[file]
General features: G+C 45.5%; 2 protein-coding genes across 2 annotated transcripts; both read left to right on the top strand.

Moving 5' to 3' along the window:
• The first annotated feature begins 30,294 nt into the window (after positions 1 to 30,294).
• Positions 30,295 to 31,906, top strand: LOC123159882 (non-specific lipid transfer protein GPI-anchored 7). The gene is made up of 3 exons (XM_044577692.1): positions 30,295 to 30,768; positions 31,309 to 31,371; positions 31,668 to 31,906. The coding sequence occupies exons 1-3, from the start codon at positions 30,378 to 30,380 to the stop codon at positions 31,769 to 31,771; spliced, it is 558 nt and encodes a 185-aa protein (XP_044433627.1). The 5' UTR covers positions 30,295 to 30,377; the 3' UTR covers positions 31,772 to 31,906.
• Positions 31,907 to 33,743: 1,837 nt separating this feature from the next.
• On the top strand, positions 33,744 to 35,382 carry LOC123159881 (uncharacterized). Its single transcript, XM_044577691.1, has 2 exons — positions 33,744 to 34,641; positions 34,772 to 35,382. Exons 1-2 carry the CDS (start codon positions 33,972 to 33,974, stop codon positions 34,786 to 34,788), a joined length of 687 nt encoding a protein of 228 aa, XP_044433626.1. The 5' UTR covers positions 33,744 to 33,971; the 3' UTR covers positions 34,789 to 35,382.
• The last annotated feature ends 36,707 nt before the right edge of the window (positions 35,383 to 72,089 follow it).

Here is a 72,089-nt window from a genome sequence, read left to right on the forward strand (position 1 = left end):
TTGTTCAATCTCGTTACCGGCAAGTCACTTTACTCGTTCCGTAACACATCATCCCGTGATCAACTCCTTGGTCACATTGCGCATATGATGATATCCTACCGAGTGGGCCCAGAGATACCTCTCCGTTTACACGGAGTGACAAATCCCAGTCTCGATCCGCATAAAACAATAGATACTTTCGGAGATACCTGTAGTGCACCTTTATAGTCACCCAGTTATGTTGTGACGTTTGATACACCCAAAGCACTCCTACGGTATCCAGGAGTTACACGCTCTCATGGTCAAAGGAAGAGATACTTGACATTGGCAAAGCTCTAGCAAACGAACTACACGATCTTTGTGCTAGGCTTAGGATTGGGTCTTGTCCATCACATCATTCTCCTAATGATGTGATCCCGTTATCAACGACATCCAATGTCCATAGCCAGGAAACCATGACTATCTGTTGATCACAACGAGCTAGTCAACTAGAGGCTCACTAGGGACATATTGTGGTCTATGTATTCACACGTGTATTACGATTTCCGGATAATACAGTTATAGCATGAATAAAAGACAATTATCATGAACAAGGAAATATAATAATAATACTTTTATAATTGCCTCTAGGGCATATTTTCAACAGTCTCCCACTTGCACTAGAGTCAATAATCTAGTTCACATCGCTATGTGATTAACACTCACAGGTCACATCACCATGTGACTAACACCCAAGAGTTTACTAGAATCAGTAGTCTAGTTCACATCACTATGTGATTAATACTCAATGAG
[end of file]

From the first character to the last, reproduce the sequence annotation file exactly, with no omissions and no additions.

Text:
General features: G+C 45.5%; 2 protein-coding genes across 2 annotated transcripts; both read left to right on the top strand.

Moving 5' to 3' along the window:
• The first annotated feature begins 30,294 nt into the window (after positions 1 to 30,294).
• Positions 30,295 to 31,906, top strand: LOC123159882 (non-specific lipid transfer protein GPI-anchored 7). The gene is made up of 3 exons (XM_044577692.1): positions 30,295 to 30,768; positions 31,309 to 31,371; positions 31,668 to 31,906. The coding sequence occupies exons 1-3, from the start codon at positions 30,378 to 30,380 to the stop codon at positions 31,769 to 31,771; spliced, it is 558 nt and encodes a 185-aa protein (XP_044433627.1). The 5' UTR covers positions 30,295 to 30,377; the 3' UTR covers positions 31,772 to 31,906.
• Positions 31,907 to 33,743: 1,837 nt separating this feature from the next.
• On the top strand, positions 33,744 to 35,382 carry LOC123159881 (uncharacterized). Its single transcript, XM_044577691.1, has 2 exons — positions 33,744 to 34,641; positions 34,772 to 35,382. Exons 1-2 carry the CDS (start codon positions 33,972 to 33,974, stop codon positions 34,786 to 34,788), a joined length of 687 nt encoding a protein of 228 aa, XP_044433626.1. The 5' UTR covers positions 33,744 to 33,971; the 3' UTR covers positions 34,789 to 35,382.
• The last annotated feature ends 36,707 nt before the right edge of the window (positions 35,383 to 72,089 follow it).

Here is a 72,089-nt window from a genome sequence, read left to right on the forward strand (position 1 = left end):
TTGTTCAATCTCGTTACCGGCAAGTCACTTTACTCGTTCCGTAACACATCATCCCGTGATCAACTCCTTGGTCACATTGCGCATATGATGATATCCTACCGAGTGGGCCCAGAGATACCTCTCCGTTTACACGGAGTGACAAATCCCAGTCTCGATCCGCATAAAACAATAGATACTTTCGGAGATACCTGTAGTGCACCTTTATAGTCACCCAGTTATGTTGTGACGTTTGATACACCCAAAGCACTCCTACGGTATCCAGGAGTTACACGCTCTCATGGTCAAAGGAAGAGATACTTGACATTGGCAAAGCTCTAGCAAACGAACTACACGATCTTTGTGCTAGGCTTAGGATTGGGTCTTGTCCATCACATCATTCTCCTAATGATGTGATCCCGTTATCAACGACATCCAATGTCCATAGCCAGGAAACCATGACTATCTGTTGATCACAACGAGCTAGTCAACTAGAGGCTCACTAGGGACATATTGTGGTCTATGTATTCACACGTGTATTACGATTTCCGGATAATACAGTTATAGCATGAATAAAAGACAATTATCATGAACAAGGAAATATAATAATAATACTTTTATAATTGCCTCTAGGGCATATTTTCAACAGTCTCCCACTTGCACTAGAGTCAATAATCTAGTTCACATCGCTATGTGATTAACACTCACAGGTCACATCACCATGTGACTAACACCCAAGAGTTTACTAGAATCAGTAGTCTAGTTCACATCACTATGTGATTAATACTCAATGAG